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Subject: Re: significant math

Author: Robert Hyatt

Date: 13:09:47 11/19/02

Go up one level in this thread

On November 19, 2002 at 15:04:15, Vincent Diepeveen wrote:

>On November 19, 2002 at 14:34:21, Robert Hyatt wrote:
>Significant is that you first slow down your thing 2 times
>at a few points in order to get 33% faster later at the
>same points you first got 2 times slower.

I don't believe that I "first slowed my thing down 2x".  that is a statement
have made.  We can compare move generator speeds.  If yours is faster, then that
proves your move generator is faster.  We then have to compare the important
which is evaluation.  You pick some complex idea you think you excel at and I'll
do it with bitmaps and we can compare those.  I'll bet that bitmaps make up that
loss pretty quickly in the evaluation due to the inherent "bit-parallel"
that can be done.

>Anyway, by the time we all have 64 bits machines writing
>chessknowledge in bitboards is too cryptic anyway. Programming
>in a neat general way is always preferred above the bitboard
>hacking with inline assembly and things like writing only
>simplistic 1 line patterns IMHO.

I have +lots+ of "patterns" that are not one line.  For example, I compute a
that shows where _every_ pawn can safely advance to, so that I can use that to
which pawns are weak and which are not.  If that is "simplistic" then I'll eat

>Best regards,
>>On November 19, 2002 at 14:24:04, Vincent Diepeveen wrote:
>>>On November 19, 2002 at 14:11:18, Robert Hyatt wrote:
>>>>On November 19, 2002 at 12:25:11, Gian-Carlo Pascutto wrote:
>>>>>On November 19, 2002 at 11:35:24, Robert Hyatt wrote:
>>>>>>Bitboards have a bit of a performance advantage on 64 bit processors,
>>>>Seems intuitively obvious to me.  Bitmaps seem to suffer _no_ performance
>>>>penalty on
>>>>X86 with 32 bits, compared to 0x88.  Seems intuitively obvious to me that they
>>>>will pick
>>>>up speed on a machine that does 64 bit operations.
>>>>Bruce and I did this comparison when he used the alpha in the WMCCC (1997 I
>>>>He re-compiled ferret for the alpha, did the same for Crafty.  My speed
>>>>improvement was
>>>>significantly better than his on the _same_ machine.  Because of the 64 bit
>>>>stuff.  His program
>>>>didn't need any 64 bit stuff so it was wasted...
>>>>Best "proof" is to try it.  I have...
>>>But at that time i also proofed that you generated moves already 2.2 times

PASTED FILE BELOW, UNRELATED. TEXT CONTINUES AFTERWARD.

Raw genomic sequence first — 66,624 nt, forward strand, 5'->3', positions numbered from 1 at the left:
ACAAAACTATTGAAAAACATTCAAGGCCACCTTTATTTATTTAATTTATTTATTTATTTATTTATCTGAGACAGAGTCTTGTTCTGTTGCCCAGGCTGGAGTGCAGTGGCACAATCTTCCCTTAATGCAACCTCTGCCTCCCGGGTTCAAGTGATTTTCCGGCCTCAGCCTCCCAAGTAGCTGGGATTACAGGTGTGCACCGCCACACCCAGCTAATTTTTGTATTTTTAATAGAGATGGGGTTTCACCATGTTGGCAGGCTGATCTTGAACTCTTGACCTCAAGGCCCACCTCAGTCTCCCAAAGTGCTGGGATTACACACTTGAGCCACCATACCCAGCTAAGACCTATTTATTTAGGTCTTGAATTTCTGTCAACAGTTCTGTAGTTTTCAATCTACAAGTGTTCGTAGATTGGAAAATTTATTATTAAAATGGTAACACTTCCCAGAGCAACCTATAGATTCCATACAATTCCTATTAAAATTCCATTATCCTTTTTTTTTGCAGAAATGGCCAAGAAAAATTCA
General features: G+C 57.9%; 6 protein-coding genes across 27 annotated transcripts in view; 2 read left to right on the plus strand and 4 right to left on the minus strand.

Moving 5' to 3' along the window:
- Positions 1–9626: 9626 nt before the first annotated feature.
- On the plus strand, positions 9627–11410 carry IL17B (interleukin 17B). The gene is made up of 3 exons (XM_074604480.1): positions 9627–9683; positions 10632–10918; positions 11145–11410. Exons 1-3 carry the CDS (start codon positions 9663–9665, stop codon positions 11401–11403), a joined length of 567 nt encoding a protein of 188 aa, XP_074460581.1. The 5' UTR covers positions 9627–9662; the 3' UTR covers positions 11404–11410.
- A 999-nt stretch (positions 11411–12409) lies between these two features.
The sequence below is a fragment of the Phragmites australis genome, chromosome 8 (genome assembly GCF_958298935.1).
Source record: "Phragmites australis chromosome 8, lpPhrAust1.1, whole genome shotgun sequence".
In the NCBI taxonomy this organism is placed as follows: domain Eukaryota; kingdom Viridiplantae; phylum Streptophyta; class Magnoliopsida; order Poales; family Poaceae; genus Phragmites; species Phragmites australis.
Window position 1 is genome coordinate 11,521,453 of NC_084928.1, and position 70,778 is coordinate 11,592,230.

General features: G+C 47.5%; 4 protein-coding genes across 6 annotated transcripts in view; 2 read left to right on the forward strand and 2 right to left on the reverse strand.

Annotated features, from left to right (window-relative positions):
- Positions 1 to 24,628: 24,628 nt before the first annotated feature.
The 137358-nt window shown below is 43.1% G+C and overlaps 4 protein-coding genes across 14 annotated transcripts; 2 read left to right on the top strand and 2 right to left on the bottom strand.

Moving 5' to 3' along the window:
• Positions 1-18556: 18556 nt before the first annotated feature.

>>>slower than i did. If you then get 33% faster because of getting 64 bits,
>>>that doesn't proof anything.
>>OK... let's pick a common architecture and generate moves from a position you
>>choose.  What processor/speed do you want to use?  I have a bunch here, from
>>to 550 to 700 to 750 to 800 to 1.4ghz that I can get to easily.
>>>If we look at the speed at specint of crafty versus specint of K7,
>>>then we see that a 1Ghz alpha 21264c, which is their fastest CPU,
>>>is performing at the OFFICIAL benchmark like a 1.33Ghz K7.
>>>So if we roughly give you 33% for bitboards going from 32 to 64 bits,
>>>then that's simply the maximum you can claim for it.
>>33% is significant, is it not???
>>And I get it _free_...  to boot...
>>>The argument that specint is not allowing inline assembly is not valid.
>>>I do not use inline assembly in my program either (with exception of
>>>locking at the x86). So let's keep it a fair compare.
>>>So first a slowdown of a factor 2 (used to be 2.2) then winning back
>>>33% because of getting 64 bits, that isn't very impressive to me.
>>I know.  10% is impressive when you want it to be.  33% is not when you don't
>>it to be...
>>When we had the discussion about null-move not hurting SMP performance, it
>>from 3.1x faster to 3.0 faster when null-move was turned on.  That was
>>significant to
>>you.  When we had the speedup discussion where I said Crafty was 1.7X faster on
>>a dual
>>and you said it was 1.6X faster, that was significant.  But 1.0 vs 1.3 is not
>>because you don't want it to be???
>>>It sure is intuitively VERY CLEAR to me that just
>>>having 1 bit of info spreaded over loads of bitboards is not
>>>a very good plan, because for any complex chess pattern you
>>>simply need more instructions than non-bitboarders do.
>>It might be clear to you.  Fortunately, for those of us doing this stuff, we are
>>not quite
>>that rigid in our thinking, and we find solutions to problems that you say can't
>>be solved.
>>The flood-fill stuff was one interesting discussion that you will have a hell of
>>a time doing
>>in a non-bitboard program...  there are other cases where bitmaps might be
>>worse.  But there
>>are just as many where they are better.  As I said I don't see _any_ advantage
>>except that on
>>64 bit machines they are faster due to increased data density.

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